The release of Clare McAndrew’s report for TEFAF showing that the UK had slipped behind China in art market share set off a series of screeds pointing at Europe’s practice of paying a royalty to artists on resales formally known as the Droit de Suite. Gilane Tawadros, Chief Executive of the Design and Artists Copyright Society, responded to some of the vitriol with a well-reasoned riposte in the Financial Times:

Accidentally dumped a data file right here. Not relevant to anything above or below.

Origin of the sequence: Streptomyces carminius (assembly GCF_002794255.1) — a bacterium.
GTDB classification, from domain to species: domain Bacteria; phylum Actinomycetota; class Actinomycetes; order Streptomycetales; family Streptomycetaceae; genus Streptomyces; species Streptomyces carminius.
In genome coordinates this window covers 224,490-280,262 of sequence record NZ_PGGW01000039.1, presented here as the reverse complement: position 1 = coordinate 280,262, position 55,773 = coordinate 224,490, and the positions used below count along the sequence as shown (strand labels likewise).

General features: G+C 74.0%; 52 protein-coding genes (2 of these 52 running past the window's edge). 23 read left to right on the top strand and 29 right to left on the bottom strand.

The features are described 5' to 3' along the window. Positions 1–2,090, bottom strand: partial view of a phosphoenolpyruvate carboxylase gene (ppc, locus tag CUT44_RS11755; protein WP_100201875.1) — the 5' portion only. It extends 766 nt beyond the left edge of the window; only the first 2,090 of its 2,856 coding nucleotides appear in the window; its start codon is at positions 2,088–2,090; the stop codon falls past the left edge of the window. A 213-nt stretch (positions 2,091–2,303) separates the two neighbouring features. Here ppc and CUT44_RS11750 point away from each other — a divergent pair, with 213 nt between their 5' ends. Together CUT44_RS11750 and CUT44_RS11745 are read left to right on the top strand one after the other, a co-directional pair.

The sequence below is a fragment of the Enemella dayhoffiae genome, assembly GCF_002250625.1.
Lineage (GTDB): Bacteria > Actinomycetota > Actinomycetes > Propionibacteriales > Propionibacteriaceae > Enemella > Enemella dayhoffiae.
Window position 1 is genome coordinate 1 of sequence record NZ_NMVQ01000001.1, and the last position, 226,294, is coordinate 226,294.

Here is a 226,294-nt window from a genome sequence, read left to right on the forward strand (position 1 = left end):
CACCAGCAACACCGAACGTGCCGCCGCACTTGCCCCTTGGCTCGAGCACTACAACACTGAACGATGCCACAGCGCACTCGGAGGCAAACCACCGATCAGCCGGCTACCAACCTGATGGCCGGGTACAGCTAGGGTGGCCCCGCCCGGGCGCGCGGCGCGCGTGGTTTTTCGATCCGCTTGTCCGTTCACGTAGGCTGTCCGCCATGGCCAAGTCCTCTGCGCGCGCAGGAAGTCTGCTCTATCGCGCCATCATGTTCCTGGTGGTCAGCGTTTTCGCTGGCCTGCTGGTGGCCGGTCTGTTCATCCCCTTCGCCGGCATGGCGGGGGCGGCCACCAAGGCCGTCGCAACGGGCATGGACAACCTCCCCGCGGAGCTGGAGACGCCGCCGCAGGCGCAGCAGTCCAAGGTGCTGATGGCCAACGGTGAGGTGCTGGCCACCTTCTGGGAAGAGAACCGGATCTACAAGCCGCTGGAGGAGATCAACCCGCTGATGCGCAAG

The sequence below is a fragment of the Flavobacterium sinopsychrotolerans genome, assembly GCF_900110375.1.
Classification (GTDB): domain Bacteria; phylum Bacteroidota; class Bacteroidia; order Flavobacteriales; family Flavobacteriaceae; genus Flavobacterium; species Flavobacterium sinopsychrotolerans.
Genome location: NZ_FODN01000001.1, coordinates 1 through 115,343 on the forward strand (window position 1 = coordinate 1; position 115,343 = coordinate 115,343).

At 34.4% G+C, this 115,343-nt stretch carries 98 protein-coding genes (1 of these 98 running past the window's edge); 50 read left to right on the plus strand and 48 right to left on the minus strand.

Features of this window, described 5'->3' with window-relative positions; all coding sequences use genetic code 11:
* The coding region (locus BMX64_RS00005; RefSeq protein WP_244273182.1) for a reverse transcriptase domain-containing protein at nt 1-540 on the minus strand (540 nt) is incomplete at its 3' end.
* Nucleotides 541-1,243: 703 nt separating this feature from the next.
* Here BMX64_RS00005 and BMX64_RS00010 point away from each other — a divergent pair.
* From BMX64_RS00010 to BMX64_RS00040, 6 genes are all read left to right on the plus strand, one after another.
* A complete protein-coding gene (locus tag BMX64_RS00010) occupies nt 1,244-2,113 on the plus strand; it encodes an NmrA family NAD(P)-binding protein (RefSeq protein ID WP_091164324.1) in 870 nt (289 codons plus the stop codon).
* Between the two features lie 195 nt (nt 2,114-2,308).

There is no evidence to suggest that the full implementation of artists’ resale right will have any impact on China’s ascendancy over the UK art market (“UK art market loses out to ‘phenomenal’ Chinese”, March 15). Since the right was introduced for living artists in 2006, it has accounted for only 0.04 per cent of the total value of the UK art market; when the right is fully implemented so that families and beneficiaries are included, it will still only account for 0.15 per cent of that market.
If the art trade is in such a precarious situation, how then can it justify the significant increases in the buyers’ premium charged by leading auction houses?
Resale Rights Can Help Art Market (Financial Times)